tension into it. Lift the dough and put it into the
colander lined with the rice-floured towel. I put the
colander back into the oiled bowl and cover the whole

12.Proof for a few hours. You want it to expand but not to
double. Heat oven for 1 hour at 550F with a stone in
it and a cast iron pot on the bottom. Turn a large
cookie sheet over and line the upside down cookie sheet
with parchment paper.

13.Carefully dump the dough from the colander onto the parchment
lined cookie sheet. Remove the towel -- there should be
no sticking even for a very slack dough.

14.Slash the proofed dough. Open the oven and carefully slide
the dough and parchment paper onto the stone. Put 1 cup
hot water into the cast iron pot BEING CAREFUL OF HOT
STEAM and close the oven. Repeat this in 2 minutes.

15.Turn the heat down to 425F and bake for about 15 or 20 minutes.
Open the oven and use a spatula to lift the loaf a bit and
use your hands or a tongs to pull the parchment paper out of
the oven so the loaf is now resting bare on the stone. It should
release and if not, try in a few minutes.

16.Bake the loaf to internal temperature of 200F - 205F and remove
and cool thoroughly before slicing.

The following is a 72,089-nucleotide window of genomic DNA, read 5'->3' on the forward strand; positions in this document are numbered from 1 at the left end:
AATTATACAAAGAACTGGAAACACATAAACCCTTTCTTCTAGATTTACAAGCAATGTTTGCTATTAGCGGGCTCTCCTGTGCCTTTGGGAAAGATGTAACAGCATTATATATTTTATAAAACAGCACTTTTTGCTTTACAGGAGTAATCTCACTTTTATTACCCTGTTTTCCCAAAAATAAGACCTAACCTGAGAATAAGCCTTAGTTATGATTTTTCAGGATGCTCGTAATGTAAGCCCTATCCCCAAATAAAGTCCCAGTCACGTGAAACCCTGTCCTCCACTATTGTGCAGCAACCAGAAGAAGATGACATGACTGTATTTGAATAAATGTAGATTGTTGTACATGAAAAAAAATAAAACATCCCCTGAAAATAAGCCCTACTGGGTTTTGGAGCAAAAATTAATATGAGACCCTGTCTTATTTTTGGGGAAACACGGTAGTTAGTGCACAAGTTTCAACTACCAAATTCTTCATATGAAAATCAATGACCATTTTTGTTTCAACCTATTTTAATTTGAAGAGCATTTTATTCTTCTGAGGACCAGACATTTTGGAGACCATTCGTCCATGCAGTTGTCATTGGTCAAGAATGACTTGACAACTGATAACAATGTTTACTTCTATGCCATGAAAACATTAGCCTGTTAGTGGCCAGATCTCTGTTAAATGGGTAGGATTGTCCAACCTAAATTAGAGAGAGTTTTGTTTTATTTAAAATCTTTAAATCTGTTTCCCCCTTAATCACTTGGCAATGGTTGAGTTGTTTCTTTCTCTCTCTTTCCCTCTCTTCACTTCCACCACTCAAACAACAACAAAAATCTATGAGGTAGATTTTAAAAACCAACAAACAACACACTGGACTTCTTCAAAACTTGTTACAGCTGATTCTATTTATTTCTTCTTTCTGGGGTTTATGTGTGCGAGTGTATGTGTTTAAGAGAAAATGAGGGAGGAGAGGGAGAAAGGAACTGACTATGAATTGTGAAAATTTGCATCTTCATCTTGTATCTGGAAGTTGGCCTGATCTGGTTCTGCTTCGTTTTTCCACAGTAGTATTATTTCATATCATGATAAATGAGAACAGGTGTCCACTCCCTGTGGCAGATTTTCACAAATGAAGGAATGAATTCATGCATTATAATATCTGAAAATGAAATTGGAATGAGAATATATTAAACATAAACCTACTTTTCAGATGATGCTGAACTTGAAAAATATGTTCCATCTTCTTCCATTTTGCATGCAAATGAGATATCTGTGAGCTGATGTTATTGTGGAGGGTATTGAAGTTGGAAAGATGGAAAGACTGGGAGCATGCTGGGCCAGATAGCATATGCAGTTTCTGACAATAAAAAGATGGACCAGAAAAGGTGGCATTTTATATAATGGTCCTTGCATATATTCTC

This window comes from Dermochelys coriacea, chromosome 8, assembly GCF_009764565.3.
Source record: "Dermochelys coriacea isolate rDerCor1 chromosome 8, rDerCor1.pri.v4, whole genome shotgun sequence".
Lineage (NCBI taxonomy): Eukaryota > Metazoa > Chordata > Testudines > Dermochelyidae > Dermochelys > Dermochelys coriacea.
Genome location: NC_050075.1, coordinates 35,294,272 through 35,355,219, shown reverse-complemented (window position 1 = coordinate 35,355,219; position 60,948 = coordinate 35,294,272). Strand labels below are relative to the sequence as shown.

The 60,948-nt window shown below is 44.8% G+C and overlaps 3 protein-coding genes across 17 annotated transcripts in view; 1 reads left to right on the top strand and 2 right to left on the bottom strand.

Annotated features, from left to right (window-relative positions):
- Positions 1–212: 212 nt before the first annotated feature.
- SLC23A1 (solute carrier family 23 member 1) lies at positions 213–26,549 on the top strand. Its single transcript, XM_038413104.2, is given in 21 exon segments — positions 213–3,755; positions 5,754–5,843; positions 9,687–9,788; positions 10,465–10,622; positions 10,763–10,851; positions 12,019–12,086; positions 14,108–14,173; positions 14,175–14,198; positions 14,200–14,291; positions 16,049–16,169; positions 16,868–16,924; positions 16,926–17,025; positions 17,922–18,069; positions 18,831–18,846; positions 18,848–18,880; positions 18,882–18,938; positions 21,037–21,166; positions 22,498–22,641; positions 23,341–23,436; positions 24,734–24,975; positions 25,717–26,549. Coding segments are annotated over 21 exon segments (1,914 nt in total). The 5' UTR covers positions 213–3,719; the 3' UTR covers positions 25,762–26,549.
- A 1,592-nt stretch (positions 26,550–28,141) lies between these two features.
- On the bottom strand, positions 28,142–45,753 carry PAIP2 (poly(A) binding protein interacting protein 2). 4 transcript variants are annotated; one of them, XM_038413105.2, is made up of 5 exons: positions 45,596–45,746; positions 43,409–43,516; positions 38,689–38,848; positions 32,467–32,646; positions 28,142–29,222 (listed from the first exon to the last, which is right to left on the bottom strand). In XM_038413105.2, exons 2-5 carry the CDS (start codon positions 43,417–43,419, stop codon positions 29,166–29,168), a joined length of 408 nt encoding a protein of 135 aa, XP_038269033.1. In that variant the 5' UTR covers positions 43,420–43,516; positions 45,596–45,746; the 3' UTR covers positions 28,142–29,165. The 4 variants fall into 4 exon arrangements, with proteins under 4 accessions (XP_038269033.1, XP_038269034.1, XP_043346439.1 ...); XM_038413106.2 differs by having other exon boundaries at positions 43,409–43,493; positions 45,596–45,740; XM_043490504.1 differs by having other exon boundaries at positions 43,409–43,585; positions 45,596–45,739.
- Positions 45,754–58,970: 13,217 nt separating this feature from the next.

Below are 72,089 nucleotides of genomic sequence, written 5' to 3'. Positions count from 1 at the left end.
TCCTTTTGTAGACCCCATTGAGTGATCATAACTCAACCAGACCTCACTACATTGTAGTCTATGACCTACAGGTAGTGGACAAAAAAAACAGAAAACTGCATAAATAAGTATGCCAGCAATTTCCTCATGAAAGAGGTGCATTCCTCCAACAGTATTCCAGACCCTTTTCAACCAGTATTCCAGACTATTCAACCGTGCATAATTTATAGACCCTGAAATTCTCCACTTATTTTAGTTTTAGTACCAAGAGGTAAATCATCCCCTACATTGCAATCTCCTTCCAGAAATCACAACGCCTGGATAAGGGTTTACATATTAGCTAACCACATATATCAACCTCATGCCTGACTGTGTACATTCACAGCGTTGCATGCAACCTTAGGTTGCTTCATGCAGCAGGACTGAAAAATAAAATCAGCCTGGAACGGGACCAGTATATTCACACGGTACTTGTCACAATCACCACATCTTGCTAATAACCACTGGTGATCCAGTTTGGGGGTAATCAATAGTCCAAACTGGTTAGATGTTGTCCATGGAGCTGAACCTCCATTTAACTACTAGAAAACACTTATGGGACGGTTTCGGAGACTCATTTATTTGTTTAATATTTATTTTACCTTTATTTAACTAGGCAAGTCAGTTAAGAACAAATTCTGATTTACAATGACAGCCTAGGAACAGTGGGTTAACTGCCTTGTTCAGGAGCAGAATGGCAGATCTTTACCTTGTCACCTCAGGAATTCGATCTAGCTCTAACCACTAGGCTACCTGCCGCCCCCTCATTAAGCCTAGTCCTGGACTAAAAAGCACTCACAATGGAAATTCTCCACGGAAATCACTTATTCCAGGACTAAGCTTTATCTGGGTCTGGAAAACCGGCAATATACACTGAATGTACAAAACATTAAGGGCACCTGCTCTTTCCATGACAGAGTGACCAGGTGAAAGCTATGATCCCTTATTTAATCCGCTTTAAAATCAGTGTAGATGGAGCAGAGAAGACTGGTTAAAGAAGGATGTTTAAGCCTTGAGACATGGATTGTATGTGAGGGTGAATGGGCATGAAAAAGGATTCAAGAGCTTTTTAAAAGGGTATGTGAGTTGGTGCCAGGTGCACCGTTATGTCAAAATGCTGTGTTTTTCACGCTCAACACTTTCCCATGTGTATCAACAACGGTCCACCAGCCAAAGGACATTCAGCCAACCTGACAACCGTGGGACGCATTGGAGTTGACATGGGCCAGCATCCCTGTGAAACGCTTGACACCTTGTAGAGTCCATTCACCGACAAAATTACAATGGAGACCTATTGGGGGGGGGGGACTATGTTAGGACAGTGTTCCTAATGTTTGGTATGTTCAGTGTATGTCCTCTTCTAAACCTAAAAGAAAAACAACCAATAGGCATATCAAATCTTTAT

cognitivefun's picture

For awhile, my bread wasn't getting sour enough and then I realized I needed a greater percentage of pre-ferment starter. That has made all the difference. You can actually get the bread to rise perfectly with only a tablespoon or two of starter but it won't make sour bread.

The other thing is using very cold liquid when prepping the dough and then whisking it into the refrigerator. Put ice in water and get it to 40F before you add it to the dough.

I keep my starter in the fridge and I sometimes add the cold starter to the dough. All to keep things really cold at the start. I refresh the starter and leave it out until it gets foamy, then back in the fridge it goes so often when I add it to the dough it is still quite cold.

This refrigerating the dough and keeping it cool at the beginning is a major part of the technique to make incredible bread -- even with baker's yeast it gives a marvelous product.

You can refrigerate the proofed dough again if you don't want to bake it when it's finished proofing, but it is this first refrigeration that I think makes all the difference in flavor terms. I am told that natural enzymes in the dough begin breaking down the starches and complex sugars and this refrigeration gives them time to act so that when fermentation starts (when you warm up the dough) it has more sugars to act on.

BTW, if you do a second refrigeration, you can bake the bread right out of the fridge even if it is very cold. Makes no difference and you still get plenty of oven spring without bothering to leave the bread out for a few hours to rise to room temperature. The ability to bake bread that is cold out of the fridge gives you complete control over timing.

Be careful not to overproof sourdough. I usually see 50% increase in volumes during proofing and then I bake or refrigerate. I get lots of oven spring that way. If I proof too long I don't get oven spring. I am still figuring out how to determine when I've proofed long enough but usually it's only 2 hours or so compared to 8 to 10 hours sometimes for the bulk fermentation.